Harold Wilson was appointed President of the Board of Trade on 29 September 1947, becoming, at the age of 31, the youngest member of a British Cabinet in the 20th century.
Harold Wilson made it a priority to reduce wartime rationing, which he referred to as a "bonfire of controls".
Harold Wilson decided that the massive number of wartime controls was slowing the conversion to peacetime prosperity and he was committed to removing them as fast as possible.
Harold Wilson ended rationing of potatoes, bread and jam, as well as shoes and some other clothing controls.
In November 1948 Harold Wilson announced his Board of Trade had removed the need for over 200,000 licenses and permits.
In mid-1949, with Chancellor of the Exchequer Stafford Cripps having gone to Switzerland in an attempt to recover his health, Harold Wilson was one of a group of three young ministers, all of them former economics dons and wartime civil servants, convened to advise Prime Minister Attlee on financial matters.
Harold Wilson was given the task during his Swiss holiday of taking a letter to Cripps informing him of the decision to devalue, to which Cripps had been opposed.
Harold Wilson had tarnished his reputation in both political and official circles.
Harold Wilson was becoming known in the Labour Party as a left-winger, and joined Aneurin Bevan and John Freeman in resigning from the government in April 1951 in protest at the introduction of National Health Service medical charges to meet the financial demands imposed by the Korean War.
At the bitter Morecambe Conference in late 1952, Harold Wilson was one of the Bevanites elected as constituency representatives to Labour's National Executive Committee, whilst senior right-wingers such as Dalton and Herbert Morrison were voted off.
Harold Wilson had never made much secret that his support of the left-wing Aneurin Bevan was opportunistic.
Harold Wilson, who had been runner-up in the elections, stepped up to fill the vacant place.
Harold Wilson was supported in this by Richard Crossman, but his actions angered Bevan and the other Bevanites.
Harold Wilson coined the term "Gnomes of Zurich" to ridicule Swiss bankers for selling Britain short and pushing the pound sterling down by speculation.
Harold Wilson conducted an inquiry into the Labour Party's organisation following its defeat in the 1955 general election; its report compared Labour's organisation to an antiquated "penny farthing" bicycle, and made various recommendations for improvements.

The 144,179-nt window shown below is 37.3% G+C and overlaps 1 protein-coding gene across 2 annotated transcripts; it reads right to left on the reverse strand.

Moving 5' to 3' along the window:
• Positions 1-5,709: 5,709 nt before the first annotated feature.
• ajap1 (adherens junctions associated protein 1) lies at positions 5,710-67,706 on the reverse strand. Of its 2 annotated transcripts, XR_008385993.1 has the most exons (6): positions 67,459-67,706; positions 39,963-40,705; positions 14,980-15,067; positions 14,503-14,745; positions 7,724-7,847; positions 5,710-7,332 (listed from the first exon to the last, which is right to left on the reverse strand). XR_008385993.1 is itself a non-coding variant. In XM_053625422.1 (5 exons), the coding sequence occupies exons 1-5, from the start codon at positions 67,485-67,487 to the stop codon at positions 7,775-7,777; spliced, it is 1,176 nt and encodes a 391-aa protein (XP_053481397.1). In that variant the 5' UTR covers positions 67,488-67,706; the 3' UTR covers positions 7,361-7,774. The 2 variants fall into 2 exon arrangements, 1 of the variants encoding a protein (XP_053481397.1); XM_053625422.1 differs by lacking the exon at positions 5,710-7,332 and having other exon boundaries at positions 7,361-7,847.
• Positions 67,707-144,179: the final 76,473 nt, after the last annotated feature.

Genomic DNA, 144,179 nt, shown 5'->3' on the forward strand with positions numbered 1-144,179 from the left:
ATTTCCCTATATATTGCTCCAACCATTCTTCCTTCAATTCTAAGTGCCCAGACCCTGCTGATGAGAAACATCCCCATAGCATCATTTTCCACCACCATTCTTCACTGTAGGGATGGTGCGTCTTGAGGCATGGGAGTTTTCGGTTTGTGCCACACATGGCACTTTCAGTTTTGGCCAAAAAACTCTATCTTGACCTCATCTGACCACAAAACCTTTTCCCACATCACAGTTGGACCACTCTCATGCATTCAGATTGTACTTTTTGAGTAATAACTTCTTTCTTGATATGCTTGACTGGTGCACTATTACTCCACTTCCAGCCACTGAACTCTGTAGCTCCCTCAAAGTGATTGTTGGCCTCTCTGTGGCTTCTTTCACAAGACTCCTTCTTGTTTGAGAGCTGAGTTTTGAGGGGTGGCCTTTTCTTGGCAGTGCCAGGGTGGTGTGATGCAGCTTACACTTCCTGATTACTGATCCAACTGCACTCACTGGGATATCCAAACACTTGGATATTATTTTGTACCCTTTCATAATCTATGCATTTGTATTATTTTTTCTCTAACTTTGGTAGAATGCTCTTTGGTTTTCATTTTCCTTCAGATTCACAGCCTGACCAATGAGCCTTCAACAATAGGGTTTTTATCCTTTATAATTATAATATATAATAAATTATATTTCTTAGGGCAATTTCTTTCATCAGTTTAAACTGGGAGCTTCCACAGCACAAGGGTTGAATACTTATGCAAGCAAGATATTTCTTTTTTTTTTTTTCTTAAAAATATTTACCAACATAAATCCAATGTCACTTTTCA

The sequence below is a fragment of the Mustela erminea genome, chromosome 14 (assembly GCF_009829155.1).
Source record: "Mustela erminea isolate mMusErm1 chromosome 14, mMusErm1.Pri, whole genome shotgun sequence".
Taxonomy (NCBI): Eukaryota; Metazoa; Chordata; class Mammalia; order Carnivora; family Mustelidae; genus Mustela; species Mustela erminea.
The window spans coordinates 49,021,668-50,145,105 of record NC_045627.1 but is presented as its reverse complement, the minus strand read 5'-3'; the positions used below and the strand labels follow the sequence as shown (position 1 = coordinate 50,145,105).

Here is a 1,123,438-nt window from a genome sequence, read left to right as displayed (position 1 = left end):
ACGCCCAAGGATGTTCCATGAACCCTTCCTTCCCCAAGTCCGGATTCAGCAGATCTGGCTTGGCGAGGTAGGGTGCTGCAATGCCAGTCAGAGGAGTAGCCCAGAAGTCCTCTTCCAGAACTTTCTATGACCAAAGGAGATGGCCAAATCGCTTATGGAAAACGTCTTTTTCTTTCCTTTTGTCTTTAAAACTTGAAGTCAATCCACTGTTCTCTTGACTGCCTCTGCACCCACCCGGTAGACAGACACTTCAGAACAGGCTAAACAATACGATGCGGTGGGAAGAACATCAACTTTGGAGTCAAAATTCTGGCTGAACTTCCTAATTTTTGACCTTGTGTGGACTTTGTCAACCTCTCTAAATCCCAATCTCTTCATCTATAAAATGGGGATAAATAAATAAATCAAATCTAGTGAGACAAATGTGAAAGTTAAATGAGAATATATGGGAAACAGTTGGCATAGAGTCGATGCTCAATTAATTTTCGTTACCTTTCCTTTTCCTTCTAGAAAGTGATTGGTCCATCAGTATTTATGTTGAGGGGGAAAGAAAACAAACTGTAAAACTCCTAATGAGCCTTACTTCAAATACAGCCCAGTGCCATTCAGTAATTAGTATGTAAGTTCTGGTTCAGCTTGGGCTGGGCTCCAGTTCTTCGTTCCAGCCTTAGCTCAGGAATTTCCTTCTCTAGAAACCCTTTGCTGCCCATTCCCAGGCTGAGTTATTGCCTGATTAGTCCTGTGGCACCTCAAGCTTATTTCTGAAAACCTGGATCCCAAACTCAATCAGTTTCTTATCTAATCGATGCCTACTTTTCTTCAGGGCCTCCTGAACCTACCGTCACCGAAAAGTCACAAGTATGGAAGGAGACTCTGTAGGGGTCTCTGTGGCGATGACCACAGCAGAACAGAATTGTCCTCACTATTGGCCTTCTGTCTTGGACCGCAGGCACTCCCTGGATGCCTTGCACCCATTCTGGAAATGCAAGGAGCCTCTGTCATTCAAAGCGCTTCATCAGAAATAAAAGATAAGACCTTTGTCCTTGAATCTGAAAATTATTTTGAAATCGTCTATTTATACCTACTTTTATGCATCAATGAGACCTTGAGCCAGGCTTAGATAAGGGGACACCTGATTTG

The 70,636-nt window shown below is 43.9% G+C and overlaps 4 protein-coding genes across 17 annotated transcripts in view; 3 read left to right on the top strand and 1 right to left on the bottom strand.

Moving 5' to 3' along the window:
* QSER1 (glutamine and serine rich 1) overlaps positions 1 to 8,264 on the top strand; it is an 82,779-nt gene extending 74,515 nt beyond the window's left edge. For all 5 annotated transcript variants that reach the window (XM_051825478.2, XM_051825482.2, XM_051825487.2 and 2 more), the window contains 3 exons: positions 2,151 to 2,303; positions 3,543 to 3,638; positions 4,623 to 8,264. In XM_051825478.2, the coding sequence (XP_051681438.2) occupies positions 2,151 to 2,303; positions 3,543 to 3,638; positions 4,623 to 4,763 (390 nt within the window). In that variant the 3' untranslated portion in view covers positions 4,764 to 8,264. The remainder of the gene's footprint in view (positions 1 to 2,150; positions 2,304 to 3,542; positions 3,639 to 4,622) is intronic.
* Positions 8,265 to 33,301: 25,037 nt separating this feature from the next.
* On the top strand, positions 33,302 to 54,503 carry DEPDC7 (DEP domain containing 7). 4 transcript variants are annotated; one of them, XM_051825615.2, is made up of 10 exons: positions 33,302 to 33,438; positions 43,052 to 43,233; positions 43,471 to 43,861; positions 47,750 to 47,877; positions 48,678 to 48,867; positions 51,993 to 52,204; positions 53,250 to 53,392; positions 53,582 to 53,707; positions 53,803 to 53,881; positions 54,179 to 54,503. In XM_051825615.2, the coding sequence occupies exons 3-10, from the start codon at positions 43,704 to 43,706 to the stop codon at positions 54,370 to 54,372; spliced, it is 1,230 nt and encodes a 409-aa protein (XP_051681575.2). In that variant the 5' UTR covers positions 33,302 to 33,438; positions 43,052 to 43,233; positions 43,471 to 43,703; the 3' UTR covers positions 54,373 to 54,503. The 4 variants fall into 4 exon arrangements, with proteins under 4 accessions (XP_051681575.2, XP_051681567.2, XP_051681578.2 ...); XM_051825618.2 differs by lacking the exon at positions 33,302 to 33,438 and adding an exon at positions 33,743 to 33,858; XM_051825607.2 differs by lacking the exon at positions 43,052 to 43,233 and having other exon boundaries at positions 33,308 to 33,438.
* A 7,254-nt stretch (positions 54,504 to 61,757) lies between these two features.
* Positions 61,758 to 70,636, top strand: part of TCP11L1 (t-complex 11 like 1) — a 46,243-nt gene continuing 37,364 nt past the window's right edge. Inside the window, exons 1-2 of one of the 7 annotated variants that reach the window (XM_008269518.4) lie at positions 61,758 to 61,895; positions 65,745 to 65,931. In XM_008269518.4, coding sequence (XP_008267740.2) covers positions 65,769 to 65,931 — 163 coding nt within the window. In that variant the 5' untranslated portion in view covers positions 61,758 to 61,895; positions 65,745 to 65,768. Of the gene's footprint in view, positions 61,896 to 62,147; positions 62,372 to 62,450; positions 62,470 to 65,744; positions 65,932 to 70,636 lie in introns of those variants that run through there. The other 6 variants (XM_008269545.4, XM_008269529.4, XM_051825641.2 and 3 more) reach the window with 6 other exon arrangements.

Unusually, Harold Wilson combined the job of Chairman of the House of Commons' Public Accounts Committee with that of Shadow Chancellor from 1959, holding that position until 1963.
Bevan had died in July 1960, so Harold Wilson established himself as a leader of the Labour left by launching an opportunistic but unsuccessful challenge to Gaitskell's leadership in November 1960.
Timothy Heppell has explored how Harold Wilson won the Labour Party leadership election.
Harold Wilson had alienated the right wing of the party by his angry attempts to defeat Gaitskell in 1960 for the leadership, and George Brown in 1962 for the deputy leadership.
Harold Wilson took the lead on the first ballot and gained momentum on the second.
Finally, Brown proved a poor campaigner, emphasizing divisive factors rather than his own credentials, allowing Harold Wilson to emerge, surprisingly, as the unity candidate, thus becoming the Leader of the Labour Party and the Leader of the Opposition.
At the party's 1963 annual conference, Harold Wilson made his best-remembered speech, on the implications of scientific and technological change.
Harold Wilson argued that "the Britain that is going to be forged in the white heat of this revolution will be no place for restrictive practices or for outdated measures on either side of industry".
Harold Wilson made capital without getting involved in the less salubrious aspects.